- They were by an author I recognised
- They were short (gently does it)
So expect a bit more variation in my next bunch of reviews. Maybe.
#11 The Floating Admiral by Members of the Detection Club
The premise of this book is quite interesting. You take the key detective fiction writers of the time and ask them to write a chapter each of a detective novel. Each one has to take what the previous one has written and add to it. The list of names includes many immediately recognisable and others now forgotten: Agatha Christie, Dorothy L Sayers, G K Chesterton and more. So does it actually work? From my point of view the answer is...kind of. It's interesting to recognise the styles of each author (you are told who is writing each chapter) but the story suffers from a lack of planning and meanders all over the place. If you are a fan of classic detective fiction then I would recommend you give it a go but otherwise this is not something to read just for the story.
#12, 13, 14 The Case is Closed, Lonesome Road and The Silent Pool by Patricia Wentworth
I took a couple of these to Amsterdam with me as they are pure comfort reading. I am still 100% committed to becoming a knitting detective once I am suitably old and have acquired the old fashioned furniture that is always mentioned. No arms on the chairs - useful for knitting, the reader is always reminded. Personally I don't mind arms and sometimes rest my elbows on them, although I have noticed that tends to lead to achey shoulders. So maybe Miss Silver knows what she's about. You see - that's where the benefit of age and experience comes in. Clever Miss Silver. To get back to the actual books, these all feature the usual woman in distress, a love match that has been derailed for some reason and which will be reconciled by the end of the book and an unsuitable man. Relaxing and lightly engaging.
#15 I Shall Wear Midnight by Terry Pratchett
This book came out in 2010 and usually I would leap upon a Pratchett and devour it on the day of publication. The Tiffany Aching series though have not captured me in the same way as Discworld in the past although this one pretty much changed my mind on that score. Although aimed at younger readers this one covered some mature issues and did it very well. At the same time the Pratchett humour was there and old and new characters combined effortlessly. The ending did feel a little rushed but I still hugely enjoyed this book and will reread it in the future.
# 15, 17 Bury Her Deep and The Winter Ground by Catriona McPherson
Parts of the Dandy Gilver series - I have quickly grown to love these! Set in the wilds of Scotland, wife and mother Dandy (short for dandelion) seems to have fallen into detection and is trying to hide it from her husband who is a local nobleman trying to keep his family estate afloat. I am reading them out of order so have missed some of the back story but by The Winter Ground Hugh has twigged what is going on and doesn't approve while grudgingly accepting that the extra income helps maintain the grounds. The Winter Ground features mismatched married neighbours and an entire circus wintering in their grounds. A member of the circus dies in an accident - or is she killed? Dandy investigates. Not knowing much of scottish nobility, circus life or even which period the books are set in I cannot say whether these things are covered correctly but they are blended well and the books work. If you like a traditional whodunnit I would recommend giving these a go.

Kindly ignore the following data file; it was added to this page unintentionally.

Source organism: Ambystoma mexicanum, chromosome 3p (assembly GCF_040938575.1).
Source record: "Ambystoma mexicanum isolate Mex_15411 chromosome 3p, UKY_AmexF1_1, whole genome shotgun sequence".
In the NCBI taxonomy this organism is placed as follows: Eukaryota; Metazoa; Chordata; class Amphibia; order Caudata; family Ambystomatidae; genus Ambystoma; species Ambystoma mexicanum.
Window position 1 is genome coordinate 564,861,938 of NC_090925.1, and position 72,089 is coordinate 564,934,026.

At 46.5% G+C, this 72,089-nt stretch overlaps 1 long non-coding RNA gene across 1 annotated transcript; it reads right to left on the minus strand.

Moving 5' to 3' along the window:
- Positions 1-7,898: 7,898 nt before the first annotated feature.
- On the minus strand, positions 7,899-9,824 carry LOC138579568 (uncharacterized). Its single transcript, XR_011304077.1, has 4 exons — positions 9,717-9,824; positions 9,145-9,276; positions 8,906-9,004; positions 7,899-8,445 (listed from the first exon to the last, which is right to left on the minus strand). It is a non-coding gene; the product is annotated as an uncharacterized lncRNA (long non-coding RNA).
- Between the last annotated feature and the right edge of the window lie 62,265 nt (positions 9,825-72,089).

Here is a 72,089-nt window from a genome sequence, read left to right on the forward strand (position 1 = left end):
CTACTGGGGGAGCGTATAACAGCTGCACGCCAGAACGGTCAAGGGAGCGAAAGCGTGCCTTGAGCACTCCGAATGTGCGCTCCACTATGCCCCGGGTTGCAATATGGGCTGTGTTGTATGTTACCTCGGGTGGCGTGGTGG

#18 Oscar Wilde and the Vatican Murders by Gyles Brandreth
Yes - *that* Gyles Brandreth. But don't judge - these are really rather charming. You do need to suspend reality though. There is historical evidence he and Arthur Conan Doyle met but not that they had the kind of friendship that pops up here. Nonetheless if you can get over that, this series is entertaining. Unfortunately this particular book is one of the weakest of the series I have read so far. I can suspend reality with the best of them - I just watched the Avengers film for a second time - but this pushes it. I admire the way Gyles weaves together the different threads but I think the cleverness gets in the way of the story and Oscar's creative deductions (the implication is that he is the real Sherlock Holmes and directly inspires the character of Mycroft) can come out of the blue in exactly the same way as Holmes' do in some of those stories. Not fair to the reader who is trying to work out the culprit for themselves. I would recommend this series but maybe A Game Called Murder or Ring of Death as a starter.
#19 Around the World in Knitted Socks by Stephanie Van Der Linden
This book was a present and an *extremely* welcome one. There are some brilliant socks in here. It also illustrates a phrase I like but always feel slightly guilty about using in public in case it is rude - "Different strokes for different folks". The one pair I really don't like have beaded peacocks on them. Read the reviews on Amazon and you'll see that was the go to pattern for one reviewer. There are socks for everyone - simple and fiendish, colourwork, cables, travelling stitches, textures, lace...yup - this has got it all. All the yarns used are Regia so easily available and easily substitutable. I'm very glad to have this in my knitting collection.
#20 Pawing Through the Past by Rita Mae Brown
Oh you didn't seriously think I could go for a month without reading a book where the cat solves the murder did you? Yay for Mrs Murphy, Pewter and even for the dog Tucker. I think of him as a cat. Just to help me get over the whole dog aspect. Now for something you didn't see coming - this one was really pretty bad. A very serious crime is treated very lightly and without much sympathy. The characters are acting out of character and the story was all over the place. I adore this series. It pains me to say this was a rotten one but it was. Really wouldn't recommend it at all. On the plus side here is a cat.